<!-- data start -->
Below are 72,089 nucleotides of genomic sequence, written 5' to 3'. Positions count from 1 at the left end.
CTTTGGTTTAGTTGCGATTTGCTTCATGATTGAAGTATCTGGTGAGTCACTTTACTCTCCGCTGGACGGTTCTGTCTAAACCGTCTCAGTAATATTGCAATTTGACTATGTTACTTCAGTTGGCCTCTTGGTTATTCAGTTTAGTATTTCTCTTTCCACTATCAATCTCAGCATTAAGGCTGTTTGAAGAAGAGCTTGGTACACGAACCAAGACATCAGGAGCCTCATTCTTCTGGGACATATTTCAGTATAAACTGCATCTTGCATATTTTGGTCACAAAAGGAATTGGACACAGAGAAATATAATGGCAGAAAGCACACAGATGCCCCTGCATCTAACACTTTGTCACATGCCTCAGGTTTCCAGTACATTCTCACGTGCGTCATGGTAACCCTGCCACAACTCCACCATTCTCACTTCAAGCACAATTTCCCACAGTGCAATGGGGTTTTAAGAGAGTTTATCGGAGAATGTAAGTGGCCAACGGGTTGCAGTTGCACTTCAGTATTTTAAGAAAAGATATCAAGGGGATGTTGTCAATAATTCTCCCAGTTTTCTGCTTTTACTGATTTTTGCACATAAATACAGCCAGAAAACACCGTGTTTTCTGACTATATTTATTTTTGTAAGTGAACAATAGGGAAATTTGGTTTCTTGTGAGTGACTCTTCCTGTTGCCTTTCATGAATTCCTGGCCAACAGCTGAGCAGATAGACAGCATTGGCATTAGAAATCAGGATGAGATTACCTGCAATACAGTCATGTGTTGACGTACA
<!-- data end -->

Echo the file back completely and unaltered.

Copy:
Below are 72,089 nucleotides of genomic sequence, written 5' to 3'. Positions count from 1 at the left end.
CTTTGGTTTAGTTGCGATTTGCTTCATGATTGAAGTATCTGGTGAGTCACTTTACTCTCCGCTGGACGGTTCTGTCTAAACCGTCTCAGTAATATTGCAATTTGACTATGTTACTTCAGTTGGCCTCTTGGTTATTCAGTTTAGTATTTCTCTTTCCACTATCAATCTCAGCATTAAGGCTGTTTGAAGAAGAGCTTGGTACACGAACCAAGACATCAGGAGCCTCATTCTTCTGGGACATATTTCAGTATAAACTGCATCTTGCATATTTTGGTCACAAAAGGAATTGGACACAGAGAAATATAATGGCAGAAAGCACACAGATGCCCCTGCATCTAACACTTTGTCACATGCCTCAGGTTTCCAGTACATTCTCACGTGCGTCATGGTAACCCTGCCACAACTCCACCATTCTCACTTCAAGCACAATTTCCCACAGTGCAATGGGGTTTTAAGAGAGTTTATCGGAGAATGTAAGTGGCCAACGGGTTGCAGTTGCACTTCAGTATTTTAAGAAAAGATATCAAGGGGATGTTGTCAATAATTCTCCCAGTTTTCTGCTTTTACTGATTTTTGCACATAAATACAGCCAGAAAACACCGTGTTTTCTGACTATATTTATTTTTGTAAGTGAACAATAGGGAAATTTGGTTTCTTGTGAGTGACTCTTCCTGTTGCCTTTCATGAATTCCTGGCCAACAGCTGAGCAGATAGACAGCATTGGCATTAGAAATCAGGATGAGATTACCTGCAATACAGTCATGTGTTGACGTACA